What was first apparent was that the trailers floated on little orange steel jacks, precariously sitting up on pins. Fat grey bodies on insect feet. They looked like they could have been knocked over by bullies in the night. Whomsoever wished to disturb these foreign elements could have penetrated their thin paneling and blown them apart, or burned them down. An angry mob could have scattered them over the city or put them in shopping carts and carted them away to underpasses and bus shelters. Such was the confidence and audacity of the academy, that it could abandon all shelter and camp out in this empty heart.
A failing, ragged chainlink fence ringed the perimeter of the dirt lot. There were tumbleweeds picking up little bits of indescribable trash and continuing along until they hit the fence where they formed sculpted dunes of tangled, dangerous-looking junk. This was ground zero of the new Green Zone in the bad backyard of Rayner Banham’s city—the fifth ecology, Darwinian drifter, evolved and sampled from the other four and distributed across the late-capitalist grid. This was the future. But other parts of the city had been promised similar futures in the past. Joan Didion would remember that. The school was counting on it. The kids would come. They would come with their student loans and their trust funds, their hair, Puma’s and hope.
The rented trailers stood on their little needle feet with pvc pipes and wires falling out of their dark underbellies. They were hooked up to the grid and the sewer pipes with this artificial root system. The dust was the only thing that seemed natural. Nothing grew. The city trees had long-ago been taken away or died of thirst. Never replaced in this neglected commons of the homeless and unlucky.
The skeleton of the river was at the back and reclined and stretched away to the port, without organs or fluids, the head long gone. The filthy trains along the banks, oily and tagged with trespass paint. Thus, this little town of boxes, of buildings, sat low and broken apart on its curbs. Hives of roughed-out lofts, housing the temporary slum lives of clean youth lined the street leading to the lot.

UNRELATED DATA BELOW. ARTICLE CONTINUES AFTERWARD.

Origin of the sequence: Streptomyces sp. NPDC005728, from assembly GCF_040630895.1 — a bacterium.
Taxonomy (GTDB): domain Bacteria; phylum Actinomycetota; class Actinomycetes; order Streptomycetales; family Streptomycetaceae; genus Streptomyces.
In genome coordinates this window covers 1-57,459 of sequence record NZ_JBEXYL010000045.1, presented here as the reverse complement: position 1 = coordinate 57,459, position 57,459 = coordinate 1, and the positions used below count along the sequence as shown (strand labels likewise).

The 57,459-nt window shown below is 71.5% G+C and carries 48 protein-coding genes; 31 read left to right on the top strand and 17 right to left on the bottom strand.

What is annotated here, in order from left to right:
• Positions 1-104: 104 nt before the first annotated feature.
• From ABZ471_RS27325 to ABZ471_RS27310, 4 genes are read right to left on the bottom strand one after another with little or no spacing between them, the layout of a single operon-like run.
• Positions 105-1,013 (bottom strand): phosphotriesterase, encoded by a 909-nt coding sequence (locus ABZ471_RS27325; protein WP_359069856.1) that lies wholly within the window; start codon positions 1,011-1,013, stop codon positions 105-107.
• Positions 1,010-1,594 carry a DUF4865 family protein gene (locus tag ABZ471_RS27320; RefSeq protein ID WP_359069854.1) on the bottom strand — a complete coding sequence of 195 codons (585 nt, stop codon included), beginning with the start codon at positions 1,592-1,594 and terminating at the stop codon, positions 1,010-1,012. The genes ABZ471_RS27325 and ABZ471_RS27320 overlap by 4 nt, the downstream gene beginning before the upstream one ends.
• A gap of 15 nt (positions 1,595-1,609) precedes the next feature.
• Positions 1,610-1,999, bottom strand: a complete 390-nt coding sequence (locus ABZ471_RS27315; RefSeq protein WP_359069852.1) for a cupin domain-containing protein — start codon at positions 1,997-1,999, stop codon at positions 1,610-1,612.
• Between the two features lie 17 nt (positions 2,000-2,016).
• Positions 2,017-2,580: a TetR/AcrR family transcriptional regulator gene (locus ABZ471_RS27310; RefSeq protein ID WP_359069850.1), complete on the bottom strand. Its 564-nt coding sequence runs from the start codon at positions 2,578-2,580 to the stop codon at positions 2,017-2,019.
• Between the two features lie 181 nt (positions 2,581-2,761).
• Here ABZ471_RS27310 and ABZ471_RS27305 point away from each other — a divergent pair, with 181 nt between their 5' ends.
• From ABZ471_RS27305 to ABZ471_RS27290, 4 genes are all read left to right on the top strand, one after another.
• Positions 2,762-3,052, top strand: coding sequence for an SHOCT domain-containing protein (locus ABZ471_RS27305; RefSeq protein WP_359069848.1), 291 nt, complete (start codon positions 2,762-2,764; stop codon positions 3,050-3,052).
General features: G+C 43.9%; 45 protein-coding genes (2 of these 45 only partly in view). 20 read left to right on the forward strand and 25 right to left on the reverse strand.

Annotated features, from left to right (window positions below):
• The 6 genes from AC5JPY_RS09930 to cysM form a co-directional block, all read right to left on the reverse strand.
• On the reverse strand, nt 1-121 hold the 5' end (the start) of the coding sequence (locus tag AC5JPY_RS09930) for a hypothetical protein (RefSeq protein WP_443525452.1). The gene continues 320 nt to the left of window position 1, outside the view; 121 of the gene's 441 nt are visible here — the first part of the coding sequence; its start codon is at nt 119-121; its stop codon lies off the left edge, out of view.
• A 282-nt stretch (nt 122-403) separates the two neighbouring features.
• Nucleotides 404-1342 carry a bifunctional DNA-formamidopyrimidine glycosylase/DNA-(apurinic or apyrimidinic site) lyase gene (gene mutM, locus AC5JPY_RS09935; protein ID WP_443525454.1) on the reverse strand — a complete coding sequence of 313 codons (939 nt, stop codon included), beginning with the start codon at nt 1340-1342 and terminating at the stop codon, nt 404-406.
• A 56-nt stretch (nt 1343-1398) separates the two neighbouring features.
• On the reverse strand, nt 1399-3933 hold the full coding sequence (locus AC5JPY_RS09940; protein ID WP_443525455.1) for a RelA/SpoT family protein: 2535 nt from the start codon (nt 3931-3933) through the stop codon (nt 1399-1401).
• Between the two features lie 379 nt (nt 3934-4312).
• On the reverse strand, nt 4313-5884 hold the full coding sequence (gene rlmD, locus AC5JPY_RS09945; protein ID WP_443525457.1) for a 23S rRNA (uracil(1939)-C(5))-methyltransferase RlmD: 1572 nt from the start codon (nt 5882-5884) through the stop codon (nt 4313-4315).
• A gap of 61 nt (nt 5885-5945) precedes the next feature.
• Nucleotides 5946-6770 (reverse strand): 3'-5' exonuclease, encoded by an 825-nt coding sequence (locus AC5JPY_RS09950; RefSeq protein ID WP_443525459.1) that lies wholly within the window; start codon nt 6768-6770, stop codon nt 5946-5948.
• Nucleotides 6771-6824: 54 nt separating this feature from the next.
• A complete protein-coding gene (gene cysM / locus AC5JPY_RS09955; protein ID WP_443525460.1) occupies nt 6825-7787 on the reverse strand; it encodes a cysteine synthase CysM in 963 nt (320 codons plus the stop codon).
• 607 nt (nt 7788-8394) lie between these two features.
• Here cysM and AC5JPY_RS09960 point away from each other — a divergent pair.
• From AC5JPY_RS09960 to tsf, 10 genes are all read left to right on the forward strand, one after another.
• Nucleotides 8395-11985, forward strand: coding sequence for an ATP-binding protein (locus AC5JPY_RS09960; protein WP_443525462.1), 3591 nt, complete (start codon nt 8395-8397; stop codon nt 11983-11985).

But Dean was not yet settled on that idea. He still had the empty house and the thought of some distance, mental and physical from his future pursuits seemed desirable, necessary. No need to rush downtown. He had spent life up until then avoiding it and could keep on avoiding it a while longer. The first time he went it was by accident, getting on the wrong freeway during the riots. Plus, there was James. Maybe they could do something with the house before it got sold into speculation. Or maybe not sell it.
With James came memories. And he was just about the only person around who remembered the earlier Dean. He was a kid, now no longer a kid, from the block. He used to live a few doors down in a little post-war catalog bungalow that looked more like a cabin than an actual house. Now he didn’t live anywhere, or wasn’t sure where he should or would live. The old house was still there, just as Dean’s was still there. Both faded versions, much smaller to adult eyes. They were the only original houses left, improbably surrounded by the elaborately pretty contractor homes of the upper class. Here Dean and James were, the two last kids. The two last houses. Camping in the empty one and thinking about knocking on the door of the other one.